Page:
Picture of How to Build an 8-Bit Computer
Building an 8-bit TTL computer sounds like a daunting and complicated task, or at least it did to me when I started out on my journey to understand the architecture of a basic CPU. When it comes down to it, a CPU is fairly simple in operation once you learn the fundamentals behind all of its processes. This project is intended to help anyone interested in building their own computer and gaining the wonderful knowledge that comes along with the process. Don't be afraid to try, you can only learn.

This project will start off by describing the basics of electronics. After that, the fundamentals of binary and boolean logic will be described. Lastly we will then move onto the function of the various parts of a simple-as-possible computer (with a few modifications) as described in Malvino's text Digital Computer Electronics. This means that the end product of this Instructable will be a computer that you can program with a unique instruction set. This project also leaves many of the design aspects of the computer up to you and serves as a guide for building your own computer. This is because there are many ways to approach this project. If you already have a sound understanding of boolean logic and the workings of binary feel free to skip to the meat of the project. I hope that you all enjoy and get something out of a build like this, I know that I sure did.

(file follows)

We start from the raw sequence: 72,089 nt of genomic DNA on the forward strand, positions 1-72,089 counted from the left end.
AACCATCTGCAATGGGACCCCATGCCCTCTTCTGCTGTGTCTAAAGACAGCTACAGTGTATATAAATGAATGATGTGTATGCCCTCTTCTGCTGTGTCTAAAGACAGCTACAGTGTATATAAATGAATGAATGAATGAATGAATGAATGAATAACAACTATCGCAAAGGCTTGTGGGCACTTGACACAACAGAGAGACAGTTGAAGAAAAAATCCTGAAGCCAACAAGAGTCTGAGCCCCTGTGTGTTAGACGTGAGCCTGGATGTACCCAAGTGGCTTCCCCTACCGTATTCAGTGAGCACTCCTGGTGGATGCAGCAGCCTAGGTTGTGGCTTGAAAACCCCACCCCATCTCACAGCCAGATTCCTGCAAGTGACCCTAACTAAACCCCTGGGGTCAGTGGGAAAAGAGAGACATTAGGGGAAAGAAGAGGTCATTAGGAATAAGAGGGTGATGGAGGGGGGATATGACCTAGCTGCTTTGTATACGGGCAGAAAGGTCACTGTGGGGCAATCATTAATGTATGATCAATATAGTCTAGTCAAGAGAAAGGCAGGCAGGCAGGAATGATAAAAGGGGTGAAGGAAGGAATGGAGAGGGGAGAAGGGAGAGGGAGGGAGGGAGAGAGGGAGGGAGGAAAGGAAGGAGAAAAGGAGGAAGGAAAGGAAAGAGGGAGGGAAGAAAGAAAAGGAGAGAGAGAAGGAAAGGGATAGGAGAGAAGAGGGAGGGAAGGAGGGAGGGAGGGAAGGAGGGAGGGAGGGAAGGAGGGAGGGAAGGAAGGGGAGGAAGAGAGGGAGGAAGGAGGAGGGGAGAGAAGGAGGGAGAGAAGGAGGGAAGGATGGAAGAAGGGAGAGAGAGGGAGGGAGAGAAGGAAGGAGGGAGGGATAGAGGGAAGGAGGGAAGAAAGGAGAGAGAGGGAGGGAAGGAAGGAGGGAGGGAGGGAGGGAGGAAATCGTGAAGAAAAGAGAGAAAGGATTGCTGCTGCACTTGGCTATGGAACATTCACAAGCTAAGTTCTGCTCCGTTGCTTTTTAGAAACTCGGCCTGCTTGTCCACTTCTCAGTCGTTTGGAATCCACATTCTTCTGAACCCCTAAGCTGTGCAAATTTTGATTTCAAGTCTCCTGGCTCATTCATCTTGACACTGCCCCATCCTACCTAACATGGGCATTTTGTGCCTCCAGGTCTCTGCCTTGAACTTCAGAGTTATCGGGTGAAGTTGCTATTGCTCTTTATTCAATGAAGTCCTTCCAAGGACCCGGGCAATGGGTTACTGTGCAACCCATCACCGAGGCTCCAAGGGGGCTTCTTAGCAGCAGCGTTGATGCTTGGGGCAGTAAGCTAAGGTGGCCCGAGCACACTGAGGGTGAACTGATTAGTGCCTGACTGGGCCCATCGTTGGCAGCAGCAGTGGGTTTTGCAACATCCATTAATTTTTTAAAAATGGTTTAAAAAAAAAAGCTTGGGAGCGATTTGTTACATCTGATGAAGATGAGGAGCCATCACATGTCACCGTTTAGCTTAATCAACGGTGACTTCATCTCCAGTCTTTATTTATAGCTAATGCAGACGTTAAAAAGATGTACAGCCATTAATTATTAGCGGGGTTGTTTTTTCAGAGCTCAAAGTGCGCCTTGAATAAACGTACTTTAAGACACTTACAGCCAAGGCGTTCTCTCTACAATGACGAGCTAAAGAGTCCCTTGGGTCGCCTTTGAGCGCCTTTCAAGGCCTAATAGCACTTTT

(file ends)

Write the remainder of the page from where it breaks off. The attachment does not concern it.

For this project you will need:

1.) A power supply
2.) Breadboards + lots of wires
3.) LED's for output
4.) Various logic IC's (discussed later)
5.) Free time
6.) A willingness to mess up and learn from mistakes
7.) A lot of patience

Optional (but very useful):

1.) Oscilloscope
2.) Digital multimeter
3.) EEPROM programmer
4.) Sonic screwdriver

Useful Links for a Project Like This:

Digital Computer Electronics: 
TTL Cookbook: http://www.amazon.com/TTL-Cookbook-Understanding-Transistor-Transistor-Integrated/dp/B0049UUV38
1-40 of 130Next »
john henry25 days ago

thanks for all the info and references.
your 8 bit computer looks like a pile of wires lol.
its cool though.

teknohawk6 months ago
It is awesome! One question though, I didn't quite understand what your computer is capable of doing. What can it actually do?

Presumably execute simply binary programs. Adding numbers, subtracting numbers, multiplication, division, maybe some more complex things like calculating square roots or powers. Anything that a standard computer can do within the limited memory it has (256 bytes).

Thanks for letting me know.

Are logical operations like AND , OR, NOR, or XOR essential in performing complex operations like square rooting, or a game. I just wanna know if they are needed. If so, which operation is used the most.